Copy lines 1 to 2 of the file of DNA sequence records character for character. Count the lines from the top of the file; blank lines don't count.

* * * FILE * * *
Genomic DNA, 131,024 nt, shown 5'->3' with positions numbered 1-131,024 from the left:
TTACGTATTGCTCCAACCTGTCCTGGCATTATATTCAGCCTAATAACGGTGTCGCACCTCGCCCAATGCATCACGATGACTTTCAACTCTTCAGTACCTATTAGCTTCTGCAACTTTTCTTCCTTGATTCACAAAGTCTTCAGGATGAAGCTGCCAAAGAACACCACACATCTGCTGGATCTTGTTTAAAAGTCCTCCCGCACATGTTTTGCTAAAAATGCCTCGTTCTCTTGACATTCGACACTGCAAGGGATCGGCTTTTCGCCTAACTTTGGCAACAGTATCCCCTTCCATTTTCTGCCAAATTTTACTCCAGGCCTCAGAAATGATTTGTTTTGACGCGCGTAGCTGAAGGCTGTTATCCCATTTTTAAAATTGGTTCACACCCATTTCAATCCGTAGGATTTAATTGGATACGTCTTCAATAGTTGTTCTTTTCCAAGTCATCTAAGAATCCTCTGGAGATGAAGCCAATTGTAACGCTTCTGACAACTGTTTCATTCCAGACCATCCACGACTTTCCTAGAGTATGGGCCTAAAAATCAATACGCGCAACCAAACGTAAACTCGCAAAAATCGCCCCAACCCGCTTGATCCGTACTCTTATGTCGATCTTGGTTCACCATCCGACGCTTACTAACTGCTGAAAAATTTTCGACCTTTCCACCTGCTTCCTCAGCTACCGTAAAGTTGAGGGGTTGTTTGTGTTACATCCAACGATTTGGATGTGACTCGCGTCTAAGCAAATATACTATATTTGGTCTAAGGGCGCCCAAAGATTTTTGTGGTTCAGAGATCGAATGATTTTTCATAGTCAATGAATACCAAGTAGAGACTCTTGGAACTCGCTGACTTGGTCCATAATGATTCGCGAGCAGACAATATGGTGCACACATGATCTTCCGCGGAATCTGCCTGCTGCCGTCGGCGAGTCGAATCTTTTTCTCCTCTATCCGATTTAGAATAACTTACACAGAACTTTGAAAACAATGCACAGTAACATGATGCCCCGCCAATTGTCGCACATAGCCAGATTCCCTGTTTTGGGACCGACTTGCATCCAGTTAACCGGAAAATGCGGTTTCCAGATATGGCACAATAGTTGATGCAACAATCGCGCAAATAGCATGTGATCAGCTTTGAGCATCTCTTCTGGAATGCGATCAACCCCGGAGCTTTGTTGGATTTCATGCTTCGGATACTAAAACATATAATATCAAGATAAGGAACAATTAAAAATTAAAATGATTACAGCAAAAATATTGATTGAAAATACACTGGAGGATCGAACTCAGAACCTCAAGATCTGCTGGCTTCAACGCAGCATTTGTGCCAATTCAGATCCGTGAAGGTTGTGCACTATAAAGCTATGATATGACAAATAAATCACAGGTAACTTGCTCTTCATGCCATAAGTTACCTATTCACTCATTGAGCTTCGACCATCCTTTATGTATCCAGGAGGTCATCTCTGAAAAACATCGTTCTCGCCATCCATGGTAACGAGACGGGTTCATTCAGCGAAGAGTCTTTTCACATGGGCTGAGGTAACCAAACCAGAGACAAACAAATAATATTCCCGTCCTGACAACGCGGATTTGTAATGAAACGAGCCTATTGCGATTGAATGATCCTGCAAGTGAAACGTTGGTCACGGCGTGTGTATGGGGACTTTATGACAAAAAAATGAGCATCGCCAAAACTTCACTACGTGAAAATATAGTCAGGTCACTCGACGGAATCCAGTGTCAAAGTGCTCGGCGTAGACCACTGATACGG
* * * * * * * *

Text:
Genomic DNA, 131,024 nt, shown 5'->3' with positions numbered 1-131,024 from the left:
TTACGTATTGCTCCAACCTGTCCTGGCATTATATTCAGCCTAATAACGGTGTCGCACCTCGCCCAATGCATCACGATGACTTTCAACTCTTCAGTACCTATTAGCTTCTGCAACTTTTCTTCCTTGATTCACAAAGTCTTCAGGATGAAGCTGCCAAAGAACACCACACATCTGCTGGATCTTGTTTAAAAGTCCTCCCGCACATGTTTTGCTAAAAATGCCTCGTTCTCTTGACATTCGACACTGCAAGGGATCGGCTTTTCGCCTAACTTTGGCAACAGTATCCCCTTCCATTTTCTGCCAAATTTTACTCCAGGCCTCAGAAATGATTTGTTTTGACGCGCGTAGCTGAAGGCTGTTATCCCATTTTTAAAATTGGTTCACACCCATTTCAATCCGTAGGATTTAATTGGATACGTCTTCAATAGTTGTTCTTTTCCAAGTCATCTAAGAATCCTCTGGAGATGAAGCCAATTGTAACGCTTCTGACAACTGTTTCATTCCAGACCATCCACGACTTTCCTAGAGTATGGGCCTAAAAATCAATACGCGCAACCAAACGTAAACTCGCAAAAATCGCCCCAACCCGCTTGATCCGTACTCTTATGTCGATCTTGGTTCACCATCCGACGCTTACTAACTGCTGAAAAATTTTCGACCTTTCCACCTGCTTCCTCAGCTACCGTAAAGTTGAGGGGTTGTTTGTGTTACATCCAACGATTTGGATGTGACTCGCGTCTAAGCAAATATACTATATTTGGTCTAAGGGCGCCCAAAGATTTTTGTGGTTCAGAGATCGAATGATTTTTCATAGTCAATGAATACCAAGTAGAGACTCTTGGAACTCGCTGACTTGGTCCATAATGATTCGCGAGCAGACAATATGGTGCACACATGATCTTCCGCGGAATCTGCCTGCTGCCGTCGGCGAGTCGAATCTTTTTCTCCTCTATCCGATTTAGAATAACTTACACAGAACTTTGAAAACAATGCACAGTAACATGATGCCCCGCCAATTGTCGCACATAGCCAGATTCCCTGTTTTGGGACCGACTTGCATCCAGTTAACCGGAAAATGCGGTTTCCAGATATGGCACAATAGTTGATGCAACAATCGCGCAAATAGCATGTGATCAGCTTTGAGCATCTCTTCTGGAATGCGATCAACCCCGGAGCTTTGTTGGATTTCATGCTTCGGATACTAAAACATATAATATCAAGATAAGGAACAATTAAAAATTAAAATGATTACAGCAAAAATATTGATTGAAAATACACTGGAGGATCGAACTCAGAACCTCAAGATCTGCTGGCTTCAACGCAGCATTTGTGCCAATTCAGATCCGTGAAGGTTGTGCACTATAAAGCTATGATATGACAAATAAATCACAGGTAACTTGCTCTTCATGCCATAAGTTACCTATTCACTCATTGAGCTTCGACCATCCTTTATGTATCCAGGAGGTCATCTCTGAAAAACATCGTTCTCGCCATCCATGGTAACGAGACGGGTTCATTCAGCGAAGAGTCTTTTCACATGGGCTGAGGTAACCAAACCAGAGACAAACAAATAATATTCCCGTCCTGACAACGCGGATTTGTAATGAAACGAGCCTATTGCGATTGAATGATCCTGCAAGTGAAACGTTGGTCACGGCGTGTGTATGGGGACTTTATGACAAAAAAATGAGCATCGCCAAAACTTCACTACGTGAAAATATAGTCAGGTCACTCGACGGAATCCAGTGTCAAAGTGCTCGGCGTAGACCACTGATACGG